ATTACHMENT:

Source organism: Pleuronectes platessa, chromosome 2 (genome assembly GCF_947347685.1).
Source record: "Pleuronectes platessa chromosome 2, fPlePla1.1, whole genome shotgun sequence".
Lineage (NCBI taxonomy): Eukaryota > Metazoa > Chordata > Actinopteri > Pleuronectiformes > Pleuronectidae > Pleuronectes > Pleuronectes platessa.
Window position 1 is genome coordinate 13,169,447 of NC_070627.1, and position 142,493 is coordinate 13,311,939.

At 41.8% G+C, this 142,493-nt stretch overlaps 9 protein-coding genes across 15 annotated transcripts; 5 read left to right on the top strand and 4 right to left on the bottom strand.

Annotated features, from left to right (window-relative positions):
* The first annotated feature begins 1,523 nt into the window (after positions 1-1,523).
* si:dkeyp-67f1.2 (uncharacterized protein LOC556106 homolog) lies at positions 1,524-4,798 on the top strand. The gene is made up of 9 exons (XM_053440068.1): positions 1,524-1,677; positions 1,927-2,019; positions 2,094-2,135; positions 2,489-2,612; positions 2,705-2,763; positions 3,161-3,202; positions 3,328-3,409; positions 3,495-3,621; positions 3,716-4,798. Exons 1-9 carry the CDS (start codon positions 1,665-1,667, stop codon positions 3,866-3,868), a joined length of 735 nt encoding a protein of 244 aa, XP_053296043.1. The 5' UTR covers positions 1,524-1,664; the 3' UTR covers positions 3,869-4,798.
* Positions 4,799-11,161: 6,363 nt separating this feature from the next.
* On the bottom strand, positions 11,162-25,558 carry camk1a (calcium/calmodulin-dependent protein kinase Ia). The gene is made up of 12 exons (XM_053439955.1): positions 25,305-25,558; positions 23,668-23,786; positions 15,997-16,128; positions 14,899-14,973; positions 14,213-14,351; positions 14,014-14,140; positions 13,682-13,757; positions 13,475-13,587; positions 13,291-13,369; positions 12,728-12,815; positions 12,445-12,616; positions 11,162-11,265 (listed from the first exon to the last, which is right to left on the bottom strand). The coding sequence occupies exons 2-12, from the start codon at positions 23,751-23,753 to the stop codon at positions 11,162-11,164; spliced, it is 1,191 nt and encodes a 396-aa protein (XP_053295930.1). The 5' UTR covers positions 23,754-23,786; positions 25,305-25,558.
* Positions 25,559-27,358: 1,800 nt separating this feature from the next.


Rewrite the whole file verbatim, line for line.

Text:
Source organism: Pleuronectes platessa, chromosome 2 (genome assembly GCF_947347685.1).
Source record: "Pleuronectes platessa chromosome 2, fPlePla1.1, whole genome shotgun sequence".
Lineage (NCBI taxonomy): Eukaryota > Metazoa > Chordata > Actinopteri > Pleuronectiformes > Pleuronectidae > Pleuronectes > Pleuronectes platessa.
Window position 1 is genome coordinate 13,169,447 of NC_070627.1, and position 142,493 is coordinate 13,311,939.

At 41.8% G+C, this 142,493-nt stretch overlaps 9 protein-coding genes across 15 annotated transcripts; 5 read left to right on the top strand and 4 right to left on the bottom strand.

Annotated features, from left to right (window-relative positions):
* The first annotated feature begins 1,523 nt into the window (after positions 1-1,523).
* si:dkeyp-67f1.2 (uncharacterized protein LOC556106 homolog) lies at positions 1,524-4,798 on the top strand. The gene is made up of 9 exons (XM_053440068.1): positions 1,524-1,677; positions 1,927-2,019; positions 2,094-2,135; positions 2,489-2,612; positions 2,705-2,763; positions 3,161-3,202; positions 3,328-3,409; positions 3,495-3,621; positions 3,716-4,798. Exons 1-9 carry the CDS (start codon positions 1,665-1,667, stop codon positions 3,866-3,868), a joined length of 735 nt encoding a protein of 244 aa, XP_053296043.1. The 5' UTR covers positions 1,524-1,664; the 3' UTR covers positions 3,869-4,798.
* Positions 4,799-11,161: 6,363 nt separating this feature from the next.
* On the bottom strand, positions 11,162-25,558 carry camk1a (calcium/calmodulin-dependent protein kinase Ia). The gene is made up of 12 exons (XM_053439955.1): positions 25,305-25,558; positions 23,668-23,786; positions 15,997-16,128; positions 14,899-14,973; positions 14,213-14,351; positions 14,014-14,140; positions 13,682-13,757; positions 13,475-13,587; positions 13,291-13,369; positions 12,728-12,815; positions 12,445-12,616; positions 11,162-11,265 (listed from the first exon to the last, which is right to left on the bottom strand). The coding sequence occupies exons 2-12, from the start codon at positions 23,751-23,753 to the stop codon at positions 11,162-11,164; spliced, it is 1,191 nt and encodes a 396-aa protein (XP_053295930.1). The 5' UTR covers positions 23,754-23,786; positions 25,305-25,558.
* Positions 25,559-27,358: 1,800 nt separating this feature from the next.